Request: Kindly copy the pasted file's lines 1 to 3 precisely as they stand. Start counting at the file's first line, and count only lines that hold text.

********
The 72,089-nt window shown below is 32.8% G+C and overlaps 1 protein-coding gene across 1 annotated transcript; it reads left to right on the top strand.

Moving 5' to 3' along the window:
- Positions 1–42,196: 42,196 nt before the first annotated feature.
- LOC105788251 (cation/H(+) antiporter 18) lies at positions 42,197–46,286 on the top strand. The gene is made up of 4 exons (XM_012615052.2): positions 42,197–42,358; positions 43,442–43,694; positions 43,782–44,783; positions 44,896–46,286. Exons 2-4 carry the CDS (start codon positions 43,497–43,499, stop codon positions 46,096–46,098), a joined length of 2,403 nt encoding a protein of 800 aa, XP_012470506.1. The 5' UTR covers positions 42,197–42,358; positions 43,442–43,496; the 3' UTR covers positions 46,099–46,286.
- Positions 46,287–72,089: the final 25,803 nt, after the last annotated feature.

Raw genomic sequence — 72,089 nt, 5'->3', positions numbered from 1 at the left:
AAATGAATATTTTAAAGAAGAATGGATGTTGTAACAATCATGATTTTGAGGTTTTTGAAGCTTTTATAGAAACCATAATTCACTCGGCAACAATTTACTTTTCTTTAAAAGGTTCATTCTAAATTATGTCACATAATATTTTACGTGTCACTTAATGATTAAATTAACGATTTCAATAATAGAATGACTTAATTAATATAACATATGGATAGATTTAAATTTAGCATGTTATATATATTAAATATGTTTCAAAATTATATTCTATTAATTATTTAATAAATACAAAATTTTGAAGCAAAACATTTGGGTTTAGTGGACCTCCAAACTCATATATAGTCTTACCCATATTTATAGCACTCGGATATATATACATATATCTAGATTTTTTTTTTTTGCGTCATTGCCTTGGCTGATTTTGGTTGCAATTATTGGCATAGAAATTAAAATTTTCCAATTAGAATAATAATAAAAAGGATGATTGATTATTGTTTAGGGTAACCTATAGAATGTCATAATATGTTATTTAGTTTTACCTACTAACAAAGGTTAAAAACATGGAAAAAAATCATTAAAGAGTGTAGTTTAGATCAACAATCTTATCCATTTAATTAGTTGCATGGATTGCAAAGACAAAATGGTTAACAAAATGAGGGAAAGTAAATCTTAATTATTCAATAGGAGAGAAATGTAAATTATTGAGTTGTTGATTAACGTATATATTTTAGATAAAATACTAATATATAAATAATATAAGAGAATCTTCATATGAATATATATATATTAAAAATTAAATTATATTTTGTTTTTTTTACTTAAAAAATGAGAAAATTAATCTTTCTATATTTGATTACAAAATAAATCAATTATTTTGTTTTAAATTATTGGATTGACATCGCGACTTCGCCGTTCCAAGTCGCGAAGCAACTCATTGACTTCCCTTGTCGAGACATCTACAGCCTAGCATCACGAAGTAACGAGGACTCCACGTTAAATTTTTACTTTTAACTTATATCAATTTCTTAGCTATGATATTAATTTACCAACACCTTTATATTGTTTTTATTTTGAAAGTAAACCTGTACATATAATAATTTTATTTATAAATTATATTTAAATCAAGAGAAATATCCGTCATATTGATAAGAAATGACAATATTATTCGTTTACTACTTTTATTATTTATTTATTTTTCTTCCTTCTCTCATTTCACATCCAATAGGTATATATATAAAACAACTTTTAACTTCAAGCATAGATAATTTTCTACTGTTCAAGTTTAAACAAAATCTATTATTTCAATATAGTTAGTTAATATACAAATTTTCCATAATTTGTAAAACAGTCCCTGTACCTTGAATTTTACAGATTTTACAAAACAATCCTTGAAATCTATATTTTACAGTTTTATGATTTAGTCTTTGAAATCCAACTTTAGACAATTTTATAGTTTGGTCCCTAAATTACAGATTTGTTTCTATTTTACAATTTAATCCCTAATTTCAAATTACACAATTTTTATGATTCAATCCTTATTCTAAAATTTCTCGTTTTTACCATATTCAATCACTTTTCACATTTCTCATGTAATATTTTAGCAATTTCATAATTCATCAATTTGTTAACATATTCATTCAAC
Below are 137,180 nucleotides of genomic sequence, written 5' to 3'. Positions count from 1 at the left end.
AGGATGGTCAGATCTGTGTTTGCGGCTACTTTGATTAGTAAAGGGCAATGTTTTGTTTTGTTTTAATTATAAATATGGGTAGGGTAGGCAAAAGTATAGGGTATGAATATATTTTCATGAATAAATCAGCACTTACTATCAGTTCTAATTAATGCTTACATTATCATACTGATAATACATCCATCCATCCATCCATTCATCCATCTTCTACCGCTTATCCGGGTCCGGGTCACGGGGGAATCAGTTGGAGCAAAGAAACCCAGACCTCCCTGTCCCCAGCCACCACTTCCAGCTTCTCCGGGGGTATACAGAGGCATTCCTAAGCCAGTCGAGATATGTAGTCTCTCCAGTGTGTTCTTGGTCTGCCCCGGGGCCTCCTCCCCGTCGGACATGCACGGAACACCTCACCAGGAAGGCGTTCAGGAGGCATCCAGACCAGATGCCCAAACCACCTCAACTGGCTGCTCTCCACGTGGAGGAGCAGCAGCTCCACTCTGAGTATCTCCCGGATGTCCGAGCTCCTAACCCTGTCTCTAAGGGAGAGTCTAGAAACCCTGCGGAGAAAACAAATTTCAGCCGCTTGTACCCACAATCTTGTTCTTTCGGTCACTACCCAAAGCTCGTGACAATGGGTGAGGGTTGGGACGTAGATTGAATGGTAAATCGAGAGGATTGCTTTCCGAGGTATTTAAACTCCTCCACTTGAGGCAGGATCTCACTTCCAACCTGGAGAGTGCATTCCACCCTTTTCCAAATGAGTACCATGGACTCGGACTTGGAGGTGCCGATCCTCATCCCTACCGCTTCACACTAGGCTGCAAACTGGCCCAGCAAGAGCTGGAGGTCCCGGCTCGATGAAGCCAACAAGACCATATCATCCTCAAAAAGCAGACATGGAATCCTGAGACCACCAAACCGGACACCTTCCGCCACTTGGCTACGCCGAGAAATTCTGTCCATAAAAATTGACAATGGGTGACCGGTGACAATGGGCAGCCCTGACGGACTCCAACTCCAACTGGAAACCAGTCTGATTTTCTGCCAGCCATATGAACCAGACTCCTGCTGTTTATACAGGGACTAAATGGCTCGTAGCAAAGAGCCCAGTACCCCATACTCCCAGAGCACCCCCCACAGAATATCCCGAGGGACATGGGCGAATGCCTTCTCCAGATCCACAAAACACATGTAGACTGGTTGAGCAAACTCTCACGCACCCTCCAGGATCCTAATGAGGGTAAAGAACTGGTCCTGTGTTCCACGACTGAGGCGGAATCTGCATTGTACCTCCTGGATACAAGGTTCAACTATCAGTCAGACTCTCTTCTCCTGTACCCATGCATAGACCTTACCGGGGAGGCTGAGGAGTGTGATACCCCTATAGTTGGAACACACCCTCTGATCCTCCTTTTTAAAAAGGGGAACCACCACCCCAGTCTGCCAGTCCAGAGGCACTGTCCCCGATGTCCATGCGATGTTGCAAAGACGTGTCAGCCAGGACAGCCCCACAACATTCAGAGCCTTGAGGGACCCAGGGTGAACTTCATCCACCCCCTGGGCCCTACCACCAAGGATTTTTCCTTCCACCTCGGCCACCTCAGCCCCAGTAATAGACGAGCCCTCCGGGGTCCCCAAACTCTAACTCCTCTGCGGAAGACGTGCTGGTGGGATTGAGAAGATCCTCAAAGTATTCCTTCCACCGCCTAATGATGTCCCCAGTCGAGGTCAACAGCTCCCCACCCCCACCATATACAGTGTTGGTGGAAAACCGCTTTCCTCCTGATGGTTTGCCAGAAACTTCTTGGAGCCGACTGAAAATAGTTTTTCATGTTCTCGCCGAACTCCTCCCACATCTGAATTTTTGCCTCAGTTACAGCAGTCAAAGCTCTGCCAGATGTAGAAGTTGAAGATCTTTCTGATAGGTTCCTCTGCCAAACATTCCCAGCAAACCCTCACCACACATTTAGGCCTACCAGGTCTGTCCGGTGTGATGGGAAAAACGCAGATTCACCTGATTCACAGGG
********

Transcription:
The 72,089-nt window shown below is 32.8% G+C and overlaps 1 protein-coding gene across 1 annotated transcript; it reads left to right on the top strand.

Moving 5' to 3' along the window:
- Positions 1–42,196: 42,196 nt before the first annotated feature.